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The complete review's Review:

       The Notebooks of Don Rigoberto is basically a continuation of Vargas Llosa's enjoyable In Praise of the Stepmother (see our review), and we certainly suggest you read that volume first (though this one can be enjoyed without any familiarity with the first one).

       Mario Vargas Llosa does sex quite well -- which can not be said for most writers. Sex figures largely in many of his novels, as well it might, and certainly his indulgent, often languorous, Latin American obsession with the subject often makes for an amusing read.
       The Notebooks of Don Rigoberto centers around an odd triangle of sorts, headed by Don Rigoberto, and including his second wife, Lucrecia, and Don Rigoberto's son from his first marriage, Fonchito (Alfonso). Don Rigoberto is an executive, with an after-hours passion for after-hours pastimes -- though these are largely restricted to his wild imagination, because he has banished his true love, Lucrecia, from the house. He is an interesting, educated man, with a marked disdain for those who do not share his refined tastes (i.e. pretty much everyone). Some of this is fun -- Vargas Llosa has a nice passage in which he rips into Patricia Highsmith and her Peruvian fans, for example -- but he naturally also comes off as quite a snob. He owns four thousand books and one hundred prints -- always the same number: when he adds one to his collection another one is removed and destroyed.
       In In Praise of the Stepmother Fonchito had managed to cause a rift between his father and his stepmother, leading to her moving out of the house. Picking up some while thereafter the events of The Notebooks of Don Rigoberto begin with Fonchito's efforts to return Lucrecia to the fold. Or so he at least makes it seem -- the little darling is definitely not one to be trusted, though foolish Lucrecia simply wilts at his every whim.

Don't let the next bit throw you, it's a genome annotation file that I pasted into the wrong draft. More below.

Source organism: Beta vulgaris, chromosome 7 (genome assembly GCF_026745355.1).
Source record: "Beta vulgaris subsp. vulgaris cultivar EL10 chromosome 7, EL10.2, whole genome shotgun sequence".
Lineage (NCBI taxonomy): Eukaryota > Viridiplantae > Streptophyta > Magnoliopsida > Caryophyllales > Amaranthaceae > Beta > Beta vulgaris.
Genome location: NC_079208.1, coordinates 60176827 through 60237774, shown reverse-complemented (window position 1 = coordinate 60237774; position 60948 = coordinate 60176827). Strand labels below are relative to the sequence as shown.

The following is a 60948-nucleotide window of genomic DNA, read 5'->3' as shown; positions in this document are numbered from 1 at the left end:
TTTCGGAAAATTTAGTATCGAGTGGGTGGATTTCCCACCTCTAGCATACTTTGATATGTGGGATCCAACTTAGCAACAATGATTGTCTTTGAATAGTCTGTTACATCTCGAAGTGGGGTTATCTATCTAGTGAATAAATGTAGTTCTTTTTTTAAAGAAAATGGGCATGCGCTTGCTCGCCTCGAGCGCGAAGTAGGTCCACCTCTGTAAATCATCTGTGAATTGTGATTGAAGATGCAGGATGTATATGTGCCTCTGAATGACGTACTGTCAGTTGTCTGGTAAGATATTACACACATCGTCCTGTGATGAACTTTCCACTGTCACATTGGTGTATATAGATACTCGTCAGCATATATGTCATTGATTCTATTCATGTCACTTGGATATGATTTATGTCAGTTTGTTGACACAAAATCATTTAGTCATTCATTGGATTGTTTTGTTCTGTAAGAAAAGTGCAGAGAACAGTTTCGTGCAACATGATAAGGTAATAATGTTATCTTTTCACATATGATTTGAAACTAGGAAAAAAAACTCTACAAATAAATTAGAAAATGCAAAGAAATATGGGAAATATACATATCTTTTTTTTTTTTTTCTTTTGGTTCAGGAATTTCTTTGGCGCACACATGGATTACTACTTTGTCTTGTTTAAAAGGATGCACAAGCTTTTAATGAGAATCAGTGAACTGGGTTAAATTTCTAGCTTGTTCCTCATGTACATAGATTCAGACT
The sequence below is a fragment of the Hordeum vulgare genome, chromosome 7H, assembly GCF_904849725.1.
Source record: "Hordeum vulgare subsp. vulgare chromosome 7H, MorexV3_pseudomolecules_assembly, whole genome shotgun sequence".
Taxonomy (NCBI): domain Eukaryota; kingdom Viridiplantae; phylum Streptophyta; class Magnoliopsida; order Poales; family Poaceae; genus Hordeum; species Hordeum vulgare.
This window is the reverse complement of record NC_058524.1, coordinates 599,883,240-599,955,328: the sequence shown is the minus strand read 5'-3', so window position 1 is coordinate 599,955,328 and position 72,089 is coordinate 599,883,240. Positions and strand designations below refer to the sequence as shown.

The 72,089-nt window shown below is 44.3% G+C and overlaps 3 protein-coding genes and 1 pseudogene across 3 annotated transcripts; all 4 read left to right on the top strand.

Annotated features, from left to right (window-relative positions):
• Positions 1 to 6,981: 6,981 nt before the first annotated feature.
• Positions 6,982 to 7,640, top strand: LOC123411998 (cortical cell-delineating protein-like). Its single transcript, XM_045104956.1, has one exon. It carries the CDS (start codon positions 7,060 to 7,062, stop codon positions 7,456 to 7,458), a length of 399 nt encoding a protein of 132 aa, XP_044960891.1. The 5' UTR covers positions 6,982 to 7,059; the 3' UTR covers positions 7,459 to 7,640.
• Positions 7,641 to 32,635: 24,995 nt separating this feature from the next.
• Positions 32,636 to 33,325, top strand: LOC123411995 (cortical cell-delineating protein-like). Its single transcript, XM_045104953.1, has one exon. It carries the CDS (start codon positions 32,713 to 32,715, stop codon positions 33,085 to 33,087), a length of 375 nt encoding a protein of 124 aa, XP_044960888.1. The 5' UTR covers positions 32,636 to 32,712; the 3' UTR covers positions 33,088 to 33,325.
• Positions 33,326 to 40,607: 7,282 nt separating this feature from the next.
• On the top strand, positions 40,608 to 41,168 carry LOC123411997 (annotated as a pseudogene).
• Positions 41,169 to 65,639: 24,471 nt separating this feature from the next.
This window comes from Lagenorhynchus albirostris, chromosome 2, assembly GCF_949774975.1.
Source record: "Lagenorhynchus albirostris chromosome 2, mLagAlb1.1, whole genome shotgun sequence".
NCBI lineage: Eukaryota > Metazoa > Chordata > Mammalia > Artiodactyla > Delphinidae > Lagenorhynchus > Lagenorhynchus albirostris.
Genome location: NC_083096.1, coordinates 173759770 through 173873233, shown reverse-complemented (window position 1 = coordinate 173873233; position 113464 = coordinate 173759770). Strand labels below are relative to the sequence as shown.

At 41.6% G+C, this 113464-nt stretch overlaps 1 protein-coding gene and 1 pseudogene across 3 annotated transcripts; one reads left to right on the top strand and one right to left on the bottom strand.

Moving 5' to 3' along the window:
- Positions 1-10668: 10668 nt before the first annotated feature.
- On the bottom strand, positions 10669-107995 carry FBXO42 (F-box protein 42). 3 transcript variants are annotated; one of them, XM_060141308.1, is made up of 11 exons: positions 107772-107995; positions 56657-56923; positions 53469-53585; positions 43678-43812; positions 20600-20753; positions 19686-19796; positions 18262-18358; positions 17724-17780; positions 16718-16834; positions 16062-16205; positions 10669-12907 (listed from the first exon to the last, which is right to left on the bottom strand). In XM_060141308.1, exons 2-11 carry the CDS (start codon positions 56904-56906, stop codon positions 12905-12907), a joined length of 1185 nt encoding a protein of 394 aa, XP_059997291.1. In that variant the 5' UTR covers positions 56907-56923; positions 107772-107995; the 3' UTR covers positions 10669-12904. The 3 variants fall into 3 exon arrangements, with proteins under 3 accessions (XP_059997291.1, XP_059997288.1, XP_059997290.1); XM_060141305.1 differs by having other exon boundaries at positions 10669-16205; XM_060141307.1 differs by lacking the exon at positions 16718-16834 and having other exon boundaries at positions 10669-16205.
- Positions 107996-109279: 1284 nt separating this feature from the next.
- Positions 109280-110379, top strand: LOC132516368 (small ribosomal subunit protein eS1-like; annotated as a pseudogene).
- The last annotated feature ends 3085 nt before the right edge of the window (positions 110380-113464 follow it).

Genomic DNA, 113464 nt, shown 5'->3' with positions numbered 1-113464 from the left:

Don Rigoberto's son is a precocious young lad obsessed with the decadent painter Egon Schiele (a popular literary subject nowadays -- see, e.g. Joanna Scott's Arrogance). It is an unhealthy obsession, and his request that his Stepmamá model the pose in one of Schiele's pictures further annoys Don Rigoberto (and leads him to devise his own plans). The boy -- truly just a boy -- is a bit too precious, and the seamy scenes he sets up are not quite beguiling enough to prevent the reader from feeling somewhat dirty. Vargas Llosa fails to convince us of the boy's innocence. He is presented as too obviously manipulative (and one wonders why everybody gives in to the little brat).
       Between the actual scenes -- of Fonchito setting up dear Stepmamá, and the consequences -- there are also excerpts from Don Rigoberto's notebooks, imaginative ruminations and stories which are often very entertaining. The opinionated and arrogant Don expresses himself well, and he is an interesting character. His dismissal of, for example, Playboy, (he calls the centerfold "that enemy of Eros") and his opinion that Golda Meir and Margaret Thatcher ("not one of whose hairs moved for the entire time she was Prime Minister") are "more delectable sources of erotic desire" are interesting, though not wholly convincing. His philosophy of the erotic certainly holds the reader's interest, but the translation of that into the plot of the novel leaves something to be desired.
       The Notebooks of Don Rigoberto is an interesting, often enjoyable book. Older women who like the thought of being seduced by young boys (we know you're out there) will certainly enjoy it, and it is not bad as far as erotic literature goes. Fans of Schiele should enjoy it (if only to be upset by how the painter is used). There are enough scenes to please, but the whole is not as elegant as one might wish. We preferred the similar but smaller and simpler work, In Praise of the Stepmother. Lukewarmly recommended.

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Links:

The Notebooks of Don Rigoberto: Reviews: Mario Vargas Llosa: Other works by Mario Vargas Llosa under review: Other books of interest under review:

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About the Author:

       Peruvian author Mario Vargas Llosa was born in 1936 and was awarded the Nobel Prize in Literature in 2010. He has written many works of fiction and non-fiction, and has run for the Presidency of Peru.